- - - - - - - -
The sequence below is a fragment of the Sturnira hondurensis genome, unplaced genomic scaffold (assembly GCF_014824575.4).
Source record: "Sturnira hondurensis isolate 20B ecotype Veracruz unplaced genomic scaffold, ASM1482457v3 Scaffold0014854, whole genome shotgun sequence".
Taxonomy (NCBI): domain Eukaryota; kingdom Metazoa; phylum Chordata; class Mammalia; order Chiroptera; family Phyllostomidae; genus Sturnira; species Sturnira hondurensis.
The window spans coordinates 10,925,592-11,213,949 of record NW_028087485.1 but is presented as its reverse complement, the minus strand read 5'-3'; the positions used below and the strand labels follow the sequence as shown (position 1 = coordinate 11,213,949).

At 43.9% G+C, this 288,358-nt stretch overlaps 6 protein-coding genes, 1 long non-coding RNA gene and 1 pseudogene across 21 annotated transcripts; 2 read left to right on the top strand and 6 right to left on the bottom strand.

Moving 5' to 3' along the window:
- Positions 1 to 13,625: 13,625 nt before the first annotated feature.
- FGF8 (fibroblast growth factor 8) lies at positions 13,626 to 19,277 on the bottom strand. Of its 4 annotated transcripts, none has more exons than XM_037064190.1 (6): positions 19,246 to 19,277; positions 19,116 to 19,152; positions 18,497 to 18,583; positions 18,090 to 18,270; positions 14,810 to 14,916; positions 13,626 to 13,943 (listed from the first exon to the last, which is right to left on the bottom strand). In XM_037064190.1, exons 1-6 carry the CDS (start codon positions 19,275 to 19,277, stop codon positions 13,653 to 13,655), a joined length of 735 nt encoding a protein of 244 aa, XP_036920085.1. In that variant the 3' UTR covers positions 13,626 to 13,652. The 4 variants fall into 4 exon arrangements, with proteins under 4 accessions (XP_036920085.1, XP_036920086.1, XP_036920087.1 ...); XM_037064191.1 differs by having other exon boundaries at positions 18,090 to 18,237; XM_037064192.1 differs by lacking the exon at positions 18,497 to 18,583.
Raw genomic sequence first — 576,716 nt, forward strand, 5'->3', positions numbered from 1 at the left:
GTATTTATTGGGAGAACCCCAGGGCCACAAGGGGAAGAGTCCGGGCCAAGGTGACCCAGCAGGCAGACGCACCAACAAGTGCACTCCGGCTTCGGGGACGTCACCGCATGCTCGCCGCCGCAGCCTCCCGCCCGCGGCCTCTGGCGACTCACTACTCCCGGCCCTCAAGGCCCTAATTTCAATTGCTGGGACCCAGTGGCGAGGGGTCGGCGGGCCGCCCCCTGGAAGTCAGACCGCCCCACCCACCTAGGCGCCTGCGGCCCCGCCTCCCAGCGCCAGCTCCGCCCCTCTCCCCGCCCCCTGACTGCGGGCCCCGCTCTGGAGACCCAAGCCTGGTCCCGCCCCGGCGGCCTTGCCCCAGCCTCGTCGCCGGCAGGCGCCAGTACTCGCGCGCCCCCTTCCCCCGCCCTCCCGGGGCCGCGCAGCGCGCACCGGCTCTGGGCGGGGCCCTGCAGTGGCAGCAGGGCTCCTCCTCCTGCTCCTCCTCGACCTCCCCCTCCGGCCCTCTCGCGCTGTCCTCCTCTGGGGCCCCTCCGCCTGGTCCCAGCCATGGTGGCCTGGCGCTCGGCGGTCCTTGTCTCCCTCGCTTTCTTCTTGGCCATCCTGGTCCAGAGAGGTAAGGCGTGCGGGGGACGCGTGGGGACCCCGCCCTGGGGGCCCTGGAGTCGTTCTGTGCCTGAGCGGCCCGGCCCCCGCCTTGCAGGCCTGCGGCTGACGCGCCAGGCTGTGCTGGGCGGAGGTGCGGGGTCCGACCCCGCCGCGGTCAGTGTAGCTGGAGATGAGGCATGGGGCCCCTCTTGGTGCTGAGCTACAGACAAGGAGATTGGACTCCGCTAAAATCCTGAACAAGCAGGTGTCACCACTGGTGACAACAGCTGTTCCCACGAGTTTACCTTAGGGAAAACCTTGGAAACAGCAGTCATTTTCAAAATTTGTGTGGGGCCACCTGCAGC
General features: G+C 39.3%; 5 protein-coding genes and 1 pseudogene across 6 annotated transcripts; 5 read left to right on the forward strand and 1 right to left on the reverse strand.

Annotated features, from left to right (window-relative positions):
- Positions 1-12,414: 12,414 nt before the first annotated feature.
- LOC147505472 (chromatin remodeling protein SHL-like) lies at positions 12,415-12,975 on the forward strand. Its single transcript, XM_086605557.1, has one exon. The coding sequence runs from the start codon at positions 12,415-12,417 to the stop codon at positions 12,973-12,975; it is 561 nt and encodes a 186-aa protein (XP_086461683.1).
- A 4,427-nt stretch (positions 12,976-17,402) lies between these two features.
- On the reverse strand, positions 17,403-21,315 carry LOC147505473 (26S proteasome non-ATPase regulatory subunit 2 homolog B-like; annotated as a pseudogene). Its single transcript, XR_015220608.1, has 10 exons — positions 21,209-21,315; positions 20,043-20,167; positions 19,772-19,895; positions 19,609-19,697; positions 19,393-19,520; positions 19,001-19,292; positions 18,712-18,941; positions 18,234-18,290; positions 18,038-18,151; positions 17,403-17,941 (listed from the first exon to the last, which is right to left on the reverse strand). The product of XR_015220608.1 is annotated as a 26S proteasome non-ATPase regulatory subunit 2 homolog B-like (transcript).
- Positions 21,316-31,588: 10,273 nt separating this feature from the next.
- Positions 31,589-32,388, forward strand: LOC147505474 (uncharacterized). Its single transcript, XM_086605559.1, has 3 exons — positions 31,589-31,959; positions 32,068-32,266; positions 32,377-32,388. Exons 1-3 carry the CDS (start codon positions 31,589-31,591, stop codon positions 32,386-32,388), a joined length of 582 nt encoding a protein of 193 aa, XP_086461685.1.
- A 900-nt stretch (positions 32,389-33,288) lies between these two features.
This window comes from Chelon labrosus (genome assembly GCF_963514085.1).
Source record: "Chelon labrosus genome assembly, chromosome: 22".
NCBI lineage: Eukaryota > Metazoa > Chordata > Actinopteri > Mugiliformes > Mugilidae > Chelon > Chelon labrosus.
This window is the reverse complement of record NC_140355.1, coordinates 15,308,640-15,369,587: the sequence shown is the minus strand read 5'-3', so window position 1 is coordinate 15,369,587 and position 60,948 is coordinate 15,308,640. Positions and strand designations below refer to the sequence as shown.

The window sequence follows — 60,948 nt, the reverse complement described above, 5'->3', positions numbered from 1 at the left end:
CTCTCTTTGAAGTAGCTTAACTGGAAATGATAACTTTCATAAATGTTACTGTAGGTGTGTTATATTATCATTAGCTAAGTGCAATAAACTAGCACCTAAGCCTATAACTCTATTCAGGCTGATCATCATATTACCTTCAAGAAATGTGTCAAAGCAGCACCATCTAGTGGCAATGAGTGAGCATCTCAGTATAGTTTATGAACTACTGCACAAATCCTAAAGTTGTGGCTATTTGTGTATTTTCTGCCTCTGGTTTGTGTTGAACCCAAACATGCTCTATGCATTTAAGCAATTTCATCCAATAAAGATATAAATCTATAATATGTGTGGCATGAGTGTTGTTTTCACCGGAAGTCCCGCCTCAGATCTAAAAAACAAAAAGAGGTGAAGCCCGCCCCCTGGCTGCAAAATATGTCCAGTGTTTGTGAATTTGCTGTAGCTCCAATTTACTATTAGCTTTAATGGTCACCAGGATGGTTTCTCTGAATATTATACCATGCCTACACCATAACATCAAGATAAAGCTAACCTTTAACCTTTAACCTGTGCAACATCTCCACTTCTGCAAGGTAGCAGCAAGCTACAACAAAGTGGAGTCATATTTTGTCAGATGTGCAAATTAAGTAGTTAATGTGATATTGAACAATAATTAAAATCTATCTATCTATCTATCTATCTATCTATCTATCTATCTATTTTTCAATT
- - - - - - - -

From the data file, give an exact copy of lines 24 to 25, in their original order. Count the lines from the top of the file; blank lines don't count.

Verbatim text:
The window sequence follows — 60,948 nt, the reverse complement described above, 5'->3', positions numbered from 1 at the left end:
CTCTCTTTGAAGTAGCTTAACTGGAAATGATAACTTTCATAAATGTTACTGTAGGTGTGTTATATTATCATTAGCTAAGTGCAATAAACTAGCACCTAAGCCTATAACTCTATTCAGGCTGATCATCATATTACCTTCAAGAAATGTGTCAAAGCAGCACCATCTAGTGGCAATGAGTGAGCATCTCAGTATAGTTTATGAACTACTGCACAAATCCTAAAGTTGTGGCTATTTGTGTATTTTCTGCCTCTGGTTTGTGTTGAACCCAAACATGCTCTATGCATTTAAGCAATTTCATCCAATAAAGATATAAATCTATAATATGTGTGGCATGAGTGTTGTTTTCACCGGAAGTCCCGCCTCAGATCTAAAAAACAAAAAGAGGTGAAGCCCGCCCCCTGGCTGCAAAATATGTCCAGTGTTTGTGAATTTGCTGTAGCTCCAATTTACTATTAGCTTTAATGGTCACCAGGATGGTTTCTCTGAATATTATACCATGCCTACACCATAACATCAAGATAAAGCTAACCTTTAACCTTTAACCTGTGCAACATCTCCACTTCTGCAAGGTAGCAGCAAGCTACAACAAAGTGGAGTCATATTTTGTCAGATGTGCAAATTAAGTAGTTAATGTGATATTGAACAATAATTAAAATCTATCTATCTATCTATCTATCTATCTATCTATCTATCTATTTTTCAATT